Today I wanted to talk about something that I think everyone deals with from time to time.  I have always been a pretty confident person.  Growing up I felt like I could do anything in the world I wanted to do, I just needed to give it a bit of practice and I would have it.  So, naturally I felt that way about photography at first as well.  And, it was somewhat true.  I did pick it up relative quickly and I learned the technical stuff pretty easy.  What I didn’t realize though was how hard it was to do the part that really matters.

Their wedding was very much about these lights and lanterns. It had a dreamy feel so I thought this would be perfect to make them part of the bokeh.

I watched an interview recently between Chase Jarvis and Jasmine Star, two of my favorite photographers on the planet.  They both have inspired me so much that I don’t think I can put it in to words.  They have been the driving force behind how I run my business.  Well, one thing that Jasmine said really stuck in my mind .. 20% of photography is actually knowing how to take a great picture technically, and 80% of everything else.  That 80% is you, and how you see the world.

Think about that, really think about it.  That means just because you can take a beautiful image, so what?  What really matters is you, your vision, your creativity, your ability to see something that nobody else sees AND getting the image in the camera to come out looking like you see it in your mind.  They described this as the creative gap.

I saw the rose peddles on the floor in a perfect path and thought it would be cool to shoot from a very low angle to capture it.

Now, you may be asking what this has to do with doubt … fair point.  What I’m getting at is that I have always struggled with this.  It is EASY to take a beautiful picture, and its EASY to kind of drift by when you only put out safe, conventional, pretty pictures.  The problem is, your images will never be great.  They are only 20% of their potential.

So, a few months ago I made a decision to just start shooting the way I enjoyed shooting.  At first I would try to emulate other images that I liked, or that other people said were really pretty.  That helped me learn the technical side, and how to create different styles of images, but it wasn’t getting my look out there.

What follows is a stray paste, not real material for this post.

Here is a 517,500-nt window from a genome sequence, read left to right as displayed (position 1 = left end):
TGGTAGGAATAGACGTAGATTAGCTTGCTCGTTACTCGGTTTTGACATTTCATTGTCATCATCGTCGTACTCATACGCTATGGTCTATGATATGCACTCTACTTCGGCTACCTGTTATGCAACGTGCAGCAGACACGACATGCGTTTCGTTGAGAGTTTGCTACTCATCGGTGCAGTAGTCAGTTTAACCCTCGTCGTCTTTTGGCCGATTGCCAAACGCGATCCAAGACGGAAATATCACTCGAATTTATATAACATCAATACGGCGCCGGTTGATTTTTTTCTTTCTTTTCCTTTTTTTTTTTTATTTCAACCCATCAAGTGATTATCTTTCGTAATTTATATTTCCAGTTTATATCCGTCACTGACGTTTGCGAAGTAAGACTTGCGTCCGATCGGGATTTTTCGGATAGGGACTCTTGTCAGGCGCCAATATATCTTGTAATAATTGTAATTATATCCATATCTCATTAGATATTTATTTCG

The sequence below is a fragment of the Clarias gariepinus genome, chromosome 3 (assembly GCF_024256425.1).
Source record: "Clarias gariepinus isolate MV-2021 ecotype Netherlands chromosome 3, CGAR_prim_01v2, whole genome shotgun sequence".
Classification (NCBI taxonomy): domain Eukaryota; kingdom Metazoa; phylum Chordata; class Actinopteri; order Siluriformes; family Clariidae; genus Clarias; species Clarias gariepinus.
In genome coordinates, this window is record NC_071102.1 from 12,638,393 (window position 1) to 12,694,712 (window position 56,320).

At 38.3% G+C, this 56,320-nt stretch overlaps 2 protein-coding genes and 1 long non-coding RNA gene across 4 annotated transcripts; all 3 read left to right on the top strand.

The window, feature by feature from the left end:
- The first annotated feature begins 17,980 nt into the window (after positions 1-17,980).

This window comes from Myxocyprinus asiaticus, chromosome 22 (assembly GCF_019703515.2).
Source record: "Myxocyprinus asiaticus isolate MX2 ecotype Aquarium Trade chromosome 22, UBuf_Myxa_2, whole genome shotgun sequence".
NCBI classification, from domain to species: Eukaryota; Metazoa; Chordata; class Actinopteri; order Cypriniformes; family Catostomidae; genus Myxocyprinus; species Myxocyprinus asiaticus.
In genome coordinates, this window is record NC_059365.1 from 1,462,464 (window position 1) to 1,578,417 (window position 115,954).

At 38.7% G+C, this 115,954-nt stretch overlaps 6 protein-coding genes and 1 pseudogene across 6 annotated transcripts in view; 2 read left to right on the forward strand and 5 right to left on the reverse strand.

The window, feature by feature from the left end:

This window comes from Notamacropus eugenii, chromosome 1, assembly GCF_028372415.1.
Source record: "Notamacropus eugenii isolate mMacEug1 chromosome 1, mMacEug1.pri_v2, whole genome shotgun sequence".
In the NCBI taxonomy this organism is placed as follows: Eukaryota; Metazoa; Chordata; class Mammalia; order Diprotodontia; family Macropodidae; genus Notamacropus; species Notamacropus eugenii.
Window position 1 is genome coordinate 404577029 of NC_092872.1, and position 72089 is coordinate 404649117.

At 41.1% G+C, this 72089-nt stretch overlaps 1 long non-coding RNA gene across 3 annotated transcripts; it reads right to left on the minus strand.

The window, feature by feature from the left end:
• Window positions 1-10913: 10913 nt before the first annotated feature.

Since I’ve started kind of getting my vision out there, I say kind of because I still hold back sometimes out of fear, I’ve been much happier with the images that I produce.  But, the doubt is always there.  I always worry about being good enough, about being accepted, about being considered a real photographer (whatever that means).  It may seem silly, but its very real, and very tough to get through sometimes.

By being so true to your vision, and your ideas, your images come out with a part of you in them.  They are very personal.  So, it makes it really hard to deal with when others reject them or don’t like them.  Which is also something I need to work on.  Just like I see the world differently than other photographers, clients also have their own style they want.  I need to realize that its nothing personal and that people should go with a photographer that they relate better with, but that is much easier said than done.

Hopefully, as I grow as a photographer, this is something I can work on and get better at.  Because right now, every time I have a previous client, or friend, who uses another photographer I have a hard time not letting that doubt creep into my head and it starts eating away at all the confidence I’ve built up.  There are people out there (like you guys!) who love my style and the images I produce, and I need to focus on that and not let the few that go elsewhere affect me.  Doubt is something that I don’t want to run away from and try to plow through it, because it is natural and will always be there, but it is something I want to respect and learn how to harness.

Hope you all have a great Martin Luther King day and I hope to see you all soon!


2 thoughts on “Doubt

  1. The few photos you’ve shared since I recently started following your blogs – are amazing. They are unique in every aspect – the shot, the angle, the lighting, the emotion – you have “the eye”. Don’t let anyone convince you differently.

    As an aspiring photographer myself your work always makes me think. Think about my angles and lighting while shooting – its the little things that make a photo priceless. I hope one day I can be as successful as you are. I’ve just started climbing the ladder and I have lots and lots and lots to learn =)

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